Three-millennia fish. Credit: Charles Perry
A truly great food and wine pairing can lead the way to nirvana. I can still remember my first time like a first kiss: It was fleeting, but held so much promise.
But matching food with wine can be a tricky business once you get much beyond “red with meat and white with fish.” So I jumped at the opportunity to spend time in the kitchen and at the table with Brian Streeter, culinary director of Cakebread Cellars and their famed American Harvest Workshops.
Cakebread Cellars is one of the most celebrated wineries in California’s Napa Valley. Started by a couple of weekend warriors who planted 22 acres in 1973, the winery has grown into a family dynasty producing elegant vintages from 510 acres. A graduate of the New England Culinary Institute, Streeter joined the tightly knit group 13 years into its odyssey and has been pairing foods and wines almost every day for 27 years.
What are some core principles of food and wine pairing?
It’s all about intensity, acidity, tannins and alcohol. If you can get a handle on these core components, pairing any wine with food is much easier.
Intensity is all about the body or mouth feel of a wine. I might be stating the obvious, but lighter foods really do go best with lighter wines and richer, more complex foods go with richer, more complex wines. Color is the first great visual clue to a wine’s intensity, and knowing if the wine has spent any time barrel aging is a good signal too.
Acidity is the next thing to think about. To be a good food pairing wine, a wine needs to have a certain level of acidity. Wines low in acidity end up being flabby and don’t pair well. If I really want to highlight the bright acidity in a wine, I’ll marry it with a food component that has some natural sweetness to it. That’s why shellfish like shrimp, scallops or lobster goes so well with white wines like Sauvignon Blanc or Chardonnay. The sweetness of the dish makes the acidity pop even more and seem brighter. But if you want to soften the acidity, adding lemon or white wine to the recipe makes the wine seem a little rounder.
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Lastly, consider the alcohol level. A low level of alcohol is a good indication that the wine’s grapes were picked earlier and acidity levels will be higher, so they will naturally go best with lighter food. If the wine is higher in alcohol, it will exhibit bigger, riper flavors. Often the winemaker will age it in new oak barrels, adding another element. These full-flavored wines cry out to be enjoyed with 2-inch thick prime porterhouse. But you want to be careful not to serve anything too spicy or too sweet with them as both tend to accentuate the alcohol in the wine and throw it out of balance.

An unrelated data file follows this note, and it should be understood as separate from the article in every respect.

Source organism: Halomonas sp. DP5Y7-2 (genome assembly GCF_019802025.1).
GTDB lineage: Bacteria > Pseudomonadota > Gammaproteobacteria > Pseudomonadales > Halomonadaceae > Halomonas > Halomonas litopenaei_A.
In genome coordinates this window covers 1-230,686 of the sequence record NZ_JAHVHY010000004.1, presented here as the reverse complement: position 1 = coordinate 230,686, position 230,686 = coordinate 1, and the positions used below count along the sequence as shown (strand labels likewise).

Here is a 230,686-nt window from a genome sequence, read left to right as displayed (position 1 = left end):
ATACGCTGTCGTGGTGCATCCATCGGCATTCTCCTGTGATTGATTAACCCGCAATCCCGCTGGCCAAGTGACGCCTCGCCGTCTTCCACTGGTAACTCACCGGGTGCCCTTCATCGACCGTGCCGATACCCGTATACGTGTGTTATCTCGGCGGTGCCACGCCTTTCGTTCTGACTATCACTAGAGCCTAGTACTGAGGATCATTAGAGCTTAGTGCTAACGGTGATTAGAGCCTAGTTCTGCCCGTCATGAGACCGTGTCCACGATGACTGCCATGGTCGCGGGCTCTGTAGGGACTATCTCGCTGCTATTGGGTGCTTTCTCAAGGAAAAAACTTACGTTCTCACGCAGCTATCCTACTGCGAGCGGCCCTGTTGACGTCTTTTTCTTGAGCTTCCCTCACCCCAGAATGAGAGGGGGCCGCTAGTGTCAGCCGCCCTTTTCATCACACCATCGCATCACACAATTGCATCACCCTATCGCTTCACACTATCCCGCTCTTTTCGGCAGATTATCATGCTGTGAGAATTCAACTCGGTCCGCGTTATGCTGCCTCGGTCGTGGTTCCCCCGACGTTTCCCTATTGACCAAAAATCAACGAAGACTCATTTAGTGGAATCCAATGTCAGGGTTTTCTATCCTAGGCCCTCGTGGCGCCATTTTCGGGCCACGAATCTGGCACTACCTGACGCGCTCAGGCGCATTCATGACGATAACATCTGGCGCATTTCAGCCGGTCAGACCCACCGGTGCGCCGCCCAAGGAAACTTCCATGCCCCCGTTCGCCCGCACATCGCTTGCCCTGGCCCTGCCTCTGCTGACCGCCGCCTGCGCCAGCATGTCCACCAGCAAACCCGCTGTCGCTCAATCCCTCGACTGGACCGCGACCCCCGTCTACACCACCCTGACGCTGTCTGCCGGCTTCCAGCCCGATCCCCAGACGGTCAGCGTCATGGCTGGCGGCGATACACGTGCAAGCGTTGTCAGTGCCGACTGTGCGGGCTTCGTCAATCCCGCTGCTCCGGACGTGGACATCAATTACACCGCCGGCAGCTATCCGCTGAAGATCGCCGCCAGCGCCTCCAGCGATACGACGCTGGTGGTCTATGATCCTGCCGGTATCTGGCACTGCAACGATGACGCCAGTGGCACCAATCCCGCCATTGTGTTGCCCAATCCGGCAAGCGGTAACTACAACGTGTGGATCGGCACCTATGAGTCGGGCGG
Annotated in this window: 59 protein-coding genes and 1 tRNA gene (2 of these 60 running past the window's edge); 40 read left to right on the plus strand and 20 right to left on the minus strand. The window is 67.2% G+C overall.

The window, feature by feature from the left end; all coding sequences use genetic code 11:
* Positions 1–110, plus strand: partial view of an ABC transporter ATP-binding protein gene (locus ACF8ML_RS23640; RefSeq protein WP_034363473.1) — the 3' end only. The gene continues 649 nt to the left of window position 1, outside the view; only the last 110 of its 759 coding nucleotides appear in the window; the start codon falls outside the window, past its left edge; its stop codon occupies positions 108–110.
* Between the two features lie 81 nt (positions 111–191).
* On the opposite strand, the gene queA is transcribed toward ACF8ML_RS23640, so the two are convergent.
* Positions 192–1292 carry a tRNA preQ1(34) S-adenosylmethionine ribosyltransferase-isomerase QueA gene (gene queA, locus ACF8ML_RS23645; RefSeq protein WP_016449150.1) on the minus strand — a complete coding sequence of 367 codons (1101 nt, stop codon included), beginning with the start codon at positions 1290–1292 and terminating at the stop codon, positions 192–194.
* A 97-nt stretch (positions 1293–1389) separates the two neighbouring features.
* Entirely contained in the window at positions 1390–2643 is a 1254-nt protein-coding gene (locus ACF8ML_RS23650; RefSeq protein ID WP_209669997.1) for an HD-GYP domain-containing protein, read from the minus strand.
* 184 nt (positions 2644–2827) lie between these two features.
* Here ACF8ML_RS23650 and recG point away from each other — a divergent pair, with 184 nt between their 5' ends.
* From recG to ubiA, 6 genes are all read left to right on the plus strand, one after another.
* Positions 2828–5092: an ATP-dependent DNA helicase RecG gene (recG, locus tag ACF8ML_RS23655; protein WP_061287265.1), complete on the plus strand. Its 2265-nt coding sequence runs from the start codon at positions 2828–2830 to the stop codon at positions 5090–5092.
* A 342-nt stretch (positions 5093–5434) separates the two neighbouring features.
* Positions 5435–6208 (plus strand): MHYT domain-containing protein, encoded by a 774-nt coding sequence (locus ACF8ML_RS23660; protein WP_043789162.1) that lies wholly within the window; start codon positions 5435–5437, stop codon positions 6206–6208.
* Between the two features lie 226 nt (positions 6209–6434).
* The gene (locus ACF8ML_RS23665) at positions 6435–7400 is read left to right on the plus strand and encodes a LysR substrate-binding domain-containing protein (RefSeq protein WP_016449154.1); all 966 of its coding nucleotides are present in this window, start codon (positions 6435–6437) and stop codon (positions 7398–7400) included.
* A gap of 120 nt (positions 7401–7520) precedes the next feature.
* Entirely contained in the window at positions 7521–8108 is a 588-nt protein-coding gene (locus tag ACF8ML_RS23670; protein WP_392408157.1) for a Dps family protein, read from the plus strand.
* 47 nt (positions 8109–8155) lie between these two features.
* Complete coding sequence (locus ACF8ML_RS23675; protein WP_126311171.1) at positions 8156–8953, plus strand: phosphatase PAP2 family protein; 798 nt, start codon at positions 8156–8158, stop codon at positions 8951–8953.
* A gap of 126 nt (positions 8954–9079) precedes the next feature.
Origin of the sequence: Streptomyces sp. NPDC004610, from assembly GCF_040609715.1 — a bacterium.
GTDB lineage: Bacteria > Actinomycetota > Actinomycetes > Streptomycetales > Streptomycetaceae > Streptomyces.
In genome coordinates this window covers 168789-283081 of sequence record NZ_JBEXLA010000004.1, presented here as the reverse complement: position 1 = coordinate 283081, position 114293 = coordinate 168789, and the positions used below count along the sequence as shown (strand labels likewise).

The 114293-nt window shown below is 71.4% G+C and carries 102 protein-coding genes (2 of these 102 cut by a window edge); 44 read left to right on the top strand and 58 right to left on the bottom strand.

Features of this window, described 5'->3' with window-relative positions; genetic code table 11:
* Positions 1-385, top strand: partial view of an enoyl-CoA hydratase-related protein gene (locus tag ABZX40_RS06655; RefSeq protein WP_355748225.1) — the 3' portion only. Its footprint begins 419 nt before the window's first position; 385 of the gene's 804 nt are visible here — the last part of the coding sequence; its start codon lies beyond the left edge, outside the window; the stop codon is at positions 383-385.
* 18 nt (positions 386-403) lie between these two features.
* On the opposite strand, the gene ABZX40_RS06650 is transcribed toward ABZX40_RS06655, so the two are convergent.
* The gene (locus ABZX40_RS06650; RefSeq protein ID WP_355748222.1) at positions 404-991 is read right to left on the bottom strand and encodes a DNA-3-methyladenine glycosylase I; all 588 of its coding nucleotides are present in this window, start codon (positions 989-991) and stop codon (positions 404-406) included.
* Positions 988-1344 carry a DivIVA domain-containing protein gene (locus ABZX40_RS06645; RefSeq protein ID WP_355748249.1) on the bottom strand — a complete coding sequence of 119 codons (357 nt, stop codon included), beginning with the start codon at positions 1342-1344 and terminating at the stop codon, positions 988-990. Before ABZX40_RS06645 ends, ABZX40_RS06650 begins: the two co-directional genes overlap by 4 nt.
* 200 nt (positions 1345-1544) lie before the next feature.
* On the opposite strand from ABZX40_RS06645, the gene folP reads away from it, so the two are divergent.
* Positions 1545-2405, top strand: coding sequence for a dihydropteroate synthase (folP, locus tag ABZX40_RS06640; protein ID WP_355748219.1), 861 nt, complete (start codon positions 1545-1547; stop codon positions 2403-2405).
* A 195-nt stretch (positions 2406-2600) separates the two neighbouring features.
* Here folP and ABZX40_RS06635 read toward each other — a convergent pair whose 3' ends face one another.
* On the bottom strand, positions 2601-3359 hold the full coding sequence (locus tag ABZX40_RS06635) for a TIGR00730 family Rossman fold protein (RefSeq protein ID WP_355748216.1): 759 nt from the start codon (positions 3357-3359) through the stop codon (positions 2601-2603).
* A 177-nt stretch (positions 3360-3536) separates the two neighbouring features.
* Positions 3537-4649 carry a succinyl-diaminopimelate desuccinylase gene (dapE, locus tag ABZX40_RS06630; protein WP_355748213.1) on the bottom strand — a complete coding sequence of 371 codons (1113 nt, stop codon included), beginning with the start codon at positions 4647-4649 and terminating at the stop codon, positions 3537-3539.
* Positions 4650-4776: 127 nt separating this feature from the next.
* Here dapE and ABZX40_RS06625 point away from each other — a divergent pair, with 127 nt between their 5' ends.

Speaking of spicy, are there any tricks to pairing with those foods?
Often, spicy foods clash with wines that have seen time in barrel or have alcohol levels above 12.5%. I love Indian food because of its use of so many spices, but in order to make a successful wine pairing, sometimes recipes need to be dialed back or reinterpreted if you want to find a dish that really complements the wine. Once I’ve tasted the wine, then I decide whether I want to accentuate, or even soften, its style by how I season the dish with which I plan to pair it. Off-dry wines and wines with fruit-forward characteristics do best with really spicy food, unless the seasoning is so intense that it will overshadow any wine.
What other foods are risky to pair with wine?
Any ingredient that throws a wine out of balance or alters its natural finish is trouble. Red flags should go up with asparagus, artichokes, vinegar, eggs, soup and dishes that are designed to satisfy a sweet tooth.
Asparagus and artichokes are notorious for being bad partners with most wines. But asparagus just picked from our winery garden and cooked right away is one of the things I look forward to most at this time of year. I will rarely serve asparagus with red wine because it makes the wine taste like overcooked canned vegetables, but I think it’s fabulous with Cakebread’s Sauvignon Blanc.
Artichokes can easily throw a wine out of balance. Roasting them or grilling helps, but the wine might suffer a little for it. Save that really special bottle you’ve been holding onto for another occasion.
When it comes to salads, vinegar or acid is problematic because it can make a wine taste flat. Use sparingly and balance with other ingredients. Incorporating some protein — whether in the form of meat, cheese or nuts — softens the acidity and gives the wine more texture to interact with.
Eggs, particularly hard-boiled, can make a wine taste sulfurous. But if you like deviled eggs like I do, the acidity in Sauvignon Blanc is a good contrast to the richness of the egg.
Soup usually is a difficult course to pair wine with because it’s matching a liquid with a liquid. That said, soups that have some body to them are better than broths.